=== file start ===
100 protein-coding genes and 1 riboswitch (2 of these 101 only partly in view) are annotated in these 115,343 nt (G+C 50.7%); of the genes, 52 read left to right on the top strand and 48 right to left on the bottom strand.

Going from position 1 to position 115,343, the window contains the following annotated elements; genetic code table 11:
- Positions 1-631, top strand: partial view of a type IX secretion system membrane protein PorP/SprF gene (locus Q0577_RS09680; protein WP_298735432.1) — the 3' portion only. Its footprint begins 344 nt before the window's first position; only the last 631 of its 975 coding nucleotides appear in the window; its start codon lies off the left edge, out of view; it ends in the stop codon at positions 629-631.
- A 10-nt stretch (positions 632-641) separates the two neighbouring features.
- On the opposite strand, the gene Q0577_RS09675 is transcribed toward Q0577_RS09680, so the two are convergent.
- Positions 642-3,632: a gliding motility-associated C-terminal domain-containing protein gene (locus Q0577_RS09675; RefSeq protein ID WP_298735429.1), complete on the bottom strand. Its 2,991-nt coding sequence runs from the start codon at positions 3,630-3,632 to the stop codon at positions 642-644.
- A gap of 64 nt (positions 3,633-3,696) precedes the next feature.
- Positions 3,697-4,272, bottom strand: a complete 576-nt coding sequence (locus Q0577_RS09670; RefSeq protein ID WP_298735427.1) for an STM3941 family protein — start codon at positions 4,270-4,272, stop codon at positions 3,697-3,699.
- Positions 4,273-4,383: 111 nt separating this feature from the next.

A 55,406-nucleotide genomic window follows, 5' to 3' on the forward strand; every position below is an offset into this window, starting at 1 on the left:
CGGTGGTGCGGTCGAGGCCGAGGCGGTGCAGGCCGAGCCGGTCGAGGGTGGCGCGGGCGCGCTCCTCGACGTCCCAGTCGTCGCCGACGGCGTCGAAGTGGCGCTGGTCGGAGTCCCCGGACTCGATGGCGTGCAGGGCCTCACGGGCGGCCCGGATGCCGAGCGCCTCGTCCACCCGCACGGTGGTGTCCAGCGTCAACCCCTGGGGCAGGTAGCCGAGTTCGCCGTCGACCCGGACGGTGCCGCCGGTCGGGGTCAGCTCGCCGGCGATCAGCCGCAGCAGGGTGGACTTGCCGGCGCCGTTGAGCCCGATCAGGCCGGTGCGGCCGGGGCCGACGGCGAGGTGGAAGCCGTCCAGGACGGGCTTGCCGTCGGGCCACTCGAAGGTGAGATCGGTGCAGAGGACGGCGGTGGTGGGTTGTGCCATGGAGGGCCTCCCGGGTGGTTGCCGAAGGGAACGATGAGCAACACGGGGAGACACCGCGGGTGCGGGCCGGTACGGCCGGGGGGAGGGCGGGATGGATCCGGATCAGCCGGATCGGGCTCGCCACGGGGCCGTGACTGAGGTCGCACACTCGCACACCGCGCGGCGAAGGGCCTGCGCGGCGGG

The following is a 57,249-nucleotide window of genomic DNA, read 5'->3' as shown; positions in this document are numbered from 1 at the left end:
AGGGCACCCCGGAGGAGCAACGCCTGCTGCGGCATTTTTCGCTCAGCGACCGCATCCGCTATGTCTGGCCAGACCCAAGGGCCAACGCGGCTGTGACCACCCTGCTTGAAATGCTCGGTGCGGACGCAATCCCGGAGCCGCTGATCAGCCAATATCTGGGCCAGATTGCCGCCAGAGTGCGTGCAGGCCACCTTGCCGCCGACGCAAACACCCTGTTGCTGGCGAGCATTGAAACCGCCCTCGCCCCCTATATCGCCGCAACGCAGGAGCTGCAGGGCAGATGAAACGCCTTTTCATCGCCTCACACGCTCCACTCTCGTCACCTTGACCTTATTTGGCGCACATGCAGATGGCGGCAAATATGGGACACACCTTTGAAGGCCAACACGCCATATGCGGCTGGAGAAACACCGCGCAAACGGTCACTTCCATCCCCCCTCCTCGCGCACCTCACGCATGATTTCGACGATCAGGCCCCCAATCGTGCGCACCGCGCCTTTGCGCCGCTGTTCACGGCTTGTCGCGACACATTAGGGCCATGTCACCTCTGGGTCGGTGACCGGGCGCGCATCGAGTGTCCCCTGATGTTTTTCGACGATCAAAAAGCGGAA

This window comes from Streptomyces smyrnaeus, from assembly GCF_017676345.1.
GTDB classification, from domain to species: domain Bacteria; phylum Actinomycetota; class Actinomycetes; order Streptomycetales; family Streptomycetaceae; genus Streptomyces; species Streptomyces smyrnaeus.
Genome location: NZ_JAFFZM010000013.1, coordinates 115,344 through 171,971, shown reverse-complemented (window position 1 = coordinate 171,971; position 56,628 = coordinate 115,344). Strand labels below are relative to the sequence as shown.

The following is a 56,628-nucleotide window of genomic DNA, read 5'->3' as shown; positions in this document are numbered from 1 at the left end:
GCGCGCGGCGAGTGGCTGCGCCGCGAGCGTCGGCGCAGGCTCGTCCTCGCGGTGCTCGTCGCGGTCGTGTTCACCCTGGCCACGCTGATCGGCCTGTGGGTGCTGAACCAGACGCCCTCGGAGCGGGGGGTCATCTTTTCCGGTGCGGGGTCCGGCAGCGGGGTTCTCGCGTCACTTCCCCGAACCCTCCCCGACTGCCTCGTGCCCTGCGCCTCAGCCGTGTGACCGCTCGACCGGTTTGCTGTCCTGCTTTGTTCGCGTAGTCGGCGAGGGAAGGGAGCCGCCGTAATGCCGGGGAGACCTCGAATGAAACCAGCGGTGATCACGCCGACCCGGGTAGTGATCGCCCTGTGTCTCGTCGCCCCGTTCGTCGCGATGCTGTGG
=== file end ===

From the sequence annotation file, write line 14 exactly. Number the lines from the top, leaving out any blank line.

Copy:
This window comes from Streptomyces smyrnaeus, from assembly GCF_017676345.1.